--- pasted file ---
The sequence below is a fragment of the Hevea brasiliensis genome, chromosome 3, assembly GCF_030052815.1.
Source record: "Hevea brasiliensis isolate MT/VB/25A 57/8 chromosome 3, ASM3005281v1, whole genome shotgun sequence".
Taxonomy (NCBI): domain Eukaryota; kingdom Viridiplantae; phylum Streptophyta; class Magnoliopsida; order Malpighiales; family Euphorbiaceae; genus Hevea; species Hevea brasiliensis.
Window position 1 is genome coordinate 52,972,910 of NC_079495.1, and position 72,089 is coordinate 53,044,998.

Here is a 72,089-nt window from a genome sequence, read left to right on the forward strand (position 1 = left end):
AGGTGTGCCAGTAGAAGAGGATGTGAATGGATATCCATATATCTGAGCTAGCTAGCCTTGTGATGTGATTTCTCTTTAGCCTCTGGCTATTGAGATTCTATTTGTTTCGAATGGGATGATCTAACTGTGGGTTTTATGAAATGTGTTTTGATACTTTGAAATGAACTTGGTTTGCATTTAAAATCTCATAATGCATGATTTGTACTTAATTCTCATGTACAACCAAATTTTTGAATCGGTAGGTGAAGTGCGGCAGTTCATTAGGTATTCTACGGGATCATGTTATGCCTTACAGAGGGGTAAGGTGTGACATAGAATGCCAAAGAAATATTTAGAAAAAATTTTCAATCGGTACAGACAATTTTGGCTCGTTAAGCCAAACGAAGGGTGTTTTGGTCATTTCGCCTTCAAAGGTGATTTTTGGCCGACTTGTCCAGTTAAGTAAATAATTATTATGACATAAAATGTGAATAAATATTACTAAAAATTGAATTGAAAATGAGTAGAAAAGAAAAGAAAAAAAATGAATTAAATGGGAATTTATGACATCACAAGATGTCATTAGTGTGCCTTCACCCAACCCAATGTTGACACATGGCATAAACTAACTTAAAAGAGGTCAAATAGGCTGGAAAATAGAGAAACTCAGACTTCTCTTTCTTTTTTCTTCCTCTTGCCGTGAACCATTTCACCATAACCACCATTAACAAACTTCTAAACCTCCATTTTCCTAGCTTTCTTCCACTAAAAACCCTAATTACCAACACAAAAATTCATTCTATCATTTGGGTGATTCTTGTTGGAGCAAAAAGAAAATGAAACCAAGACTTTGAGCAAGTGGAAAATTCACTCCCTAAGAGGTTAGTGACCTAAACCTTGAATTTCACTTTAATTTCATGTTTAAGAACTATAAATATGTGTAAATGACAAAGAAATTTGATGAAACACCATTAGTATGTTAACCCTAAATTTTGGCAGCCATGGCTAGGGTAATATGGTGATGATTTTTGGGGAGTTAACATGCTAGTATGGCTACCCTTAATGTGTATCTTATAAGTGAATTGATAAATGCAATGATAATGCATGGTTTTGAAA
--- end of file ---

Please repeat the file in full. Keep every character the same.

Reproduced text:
The sequence below is a fragment of the Hevea brasiliensis genome, chromosome 3, assembly GCF_030052815.1.
Source record: "Hevea brasiliensis isolate MT/VB/25A 57/8 chromosome 3, ASM3005281v1, whole genome shotgun sequence".
Taxonomy (NCBI): domain Eukaryota; kingdom Viridiplantae; phylum Streptophyta; class Magnoliopsida; order Malpighiales; family Euphorbiaceae; genus Hevea; species Hevea brasiliensis.
Window position 1 is genome coordinate 52,972,910 of NC_079495.1, and position 72,089 is coordinate 53,044,998.

Here is a 72,089-nt window from a genome sequence, read left to right on the forward strand (position 1 = left end):
AGGTGTGCCAGTAGAAGAGGATGTGAATGGATATCCATATATCTGAGCTAGCTAGCCTTGTGATGTGATTTCTCTTTAGCCTCTGGCTATTGAGATTCTATTTGTTTCGAATGGGATGATCTAACTGTGGGTTTTATGAAATGTGTTTTGATACTTTGAAATGAACTTGGTTTGCATTTAAAATCTCATAATGCATGATTTGTACTTAATTCTCATGTACAACCAAATTTTTGAATCGGTAGGTGAAGTGCGGCAGTTCATTAGGTATTCTACGGGATCATGTTATGCCTTACAGAGGGGTAAGGTGTGACATAGAATGCCAAAGAAATATTTAGAAAAAATTTTCAATCGGTACAGACAATTTTGGCTCGTTAAGCCAAACGAAGGGTGTTTTGGTCATTTCGCCTTCAAAGGTGATTTTTGGCCGACTTGTCCAGTTAAGTAAATAATTATTATGACATAAAATGTGAATAAATATTACTAAAAATTGAATTGAAAATGAGTAGAAAAGAAAAGAAAAAAAATGAATTAAATGGGAATTTATGACATCACAAGATGTCATTAGTGTGCCTTCACCCAACCCAATGTTGACACATGGCATAAACTAACTTAAAAGAGGTCAAATAGGCTGGAAAATAGAGAAACTCAGACTTCTCTTTCTTTTTTCTTCCTCTTGCCGTGAACCATTTCACCATAACCACCATTAACAAACTTCTAAACCTCCATTTTCCTAGCTTTCTTCCACTAAAAACCCTAATTACCAACACAAAAATTCATTCTATCATTTGGGTGATTCTTGTTGGAGCAAAAAGAAAATGAAACCAAGACTTTGAGCAAGTGGAAAATTCACTCCCTAAGAGGTTAGTGACCTAAACCTTGAATTTCACTTTAATTTCATGTTTAAGAACTATAAATATGTGTAAATGACAAAGAAATTTGATGAAACACCATTAGTATGTTAACCCTAAATTTTGGCAGCCATGGCTAGGGTAATATGGTGATGATTTTTGGGGAGTTAACATGCTAGTATGGCTACCCTTAATGTGTATCTTATAAGTGAATTGATAAATGCAATGATAATGCATGGTTTTGAAA